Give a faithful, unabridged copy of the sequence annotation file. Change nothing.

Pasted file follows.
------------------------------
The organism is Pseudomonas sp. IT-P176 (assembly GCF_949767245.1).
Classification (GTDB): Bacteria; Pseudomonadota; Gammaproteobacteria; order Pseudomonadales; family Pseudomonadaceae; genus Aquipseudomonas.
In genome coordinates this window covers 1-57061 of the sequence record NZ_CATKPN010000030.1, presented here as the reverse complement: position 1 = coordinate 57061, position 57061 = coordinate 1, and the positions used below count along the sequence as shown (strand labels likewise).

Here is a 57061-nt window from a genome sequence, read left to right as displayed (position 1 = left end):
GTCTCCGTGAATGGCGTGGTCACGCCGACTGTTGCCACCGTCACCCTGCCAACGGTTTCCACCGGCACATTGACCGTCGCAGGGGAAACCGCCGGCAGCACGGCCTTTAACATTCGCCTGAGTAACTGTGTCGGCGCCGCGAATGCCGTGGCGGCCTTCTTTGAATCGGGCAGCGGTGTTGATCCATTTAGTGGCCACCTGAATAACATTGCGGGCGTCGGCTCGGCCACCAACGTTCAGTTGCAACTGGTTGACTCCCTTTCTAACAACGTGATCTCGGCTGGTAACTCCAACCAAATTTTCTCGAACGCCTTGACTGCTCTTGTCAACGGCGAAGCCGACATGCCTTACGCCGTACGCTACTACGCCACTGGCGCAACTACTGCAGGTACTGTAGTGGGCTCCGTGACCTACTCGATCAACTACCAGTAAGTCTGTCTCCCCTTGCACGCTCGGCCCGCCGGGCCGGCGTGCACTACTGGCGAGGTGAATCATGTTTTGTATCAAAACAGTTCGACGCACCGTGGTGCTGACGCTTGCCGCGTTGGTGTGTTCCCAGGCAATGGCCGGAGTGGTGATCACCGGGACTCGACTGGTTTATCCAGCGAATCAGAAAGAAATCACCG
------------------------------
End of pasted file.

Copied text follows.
The organism is Pseudomonas sp. IT-P176 (assembly GCF_949767245.1).
Classification (GTDB): Bacteria; Pseudomonadota; Gammaproteobacteria; order Pseudomonadales; family Pseudomonadaceae; genus Aquipseudomonas.
In genome coordinates this window covers 1-57061 of the sequence record NZ_CATKPN010000030.1, presented here as the reverse complement: position 1 = coordinate 57061, position 57061 = coordinate 1, and the positions used below count along the sequence as shown (strand labels likewise).

Here is a 57061-nt window from a genome sequence, read left to right as displayed (position 1 = left end):
GTCTCCGTGAATGGCGTGGTCACGCCGACTGTTGCCACCGTCACCCTGCCAACGGTTTCCACCGGCACATTGACCGTCGCAGGGGAAACCGCCGGCAGCACGGCCTTTAACATTCGCCTGAGTAACTGTGTCGGCGCCGCGAATGCCGTGGCGGCCTTCTTTGAATCGGGCAGCGGTGTTGATCCATTTAGTGGCCACCTGAATAACATTGCGGGCGTCGGCTCGGCCACCAACGTTCAGTTGCAACTGGTTGACTCCCTTTCTAACAACGTGATCTCGGCTGGTAACTCCAACCAAATTTTCTCGAACGCCTTGACTGCTCTTGTCAACGGCGAAGCCGACATGCCTTACGCCGTACGCTACTACGCCACTGGCGCAACTACTGCAGGTACTGTAGTGGGCTCCGTGACCTACTCGATCAACTACCAGTAAGTCTGTCTCCCCTTGCACGCTCGGCCCGCCGGGCCGGCGTGCACTACTGGCGAGGTGAATCATGTTTTGTATCAAAACAGTTCGACGCACCGTGGTGCTGACGCTTGCCGCGTTGGTGTGTTCCCAGGCAATGGCCGGAGTGGTGATCACCGGGACTCGACTGGTTTATCCAGCGAATCAGAAAGAAATCACCG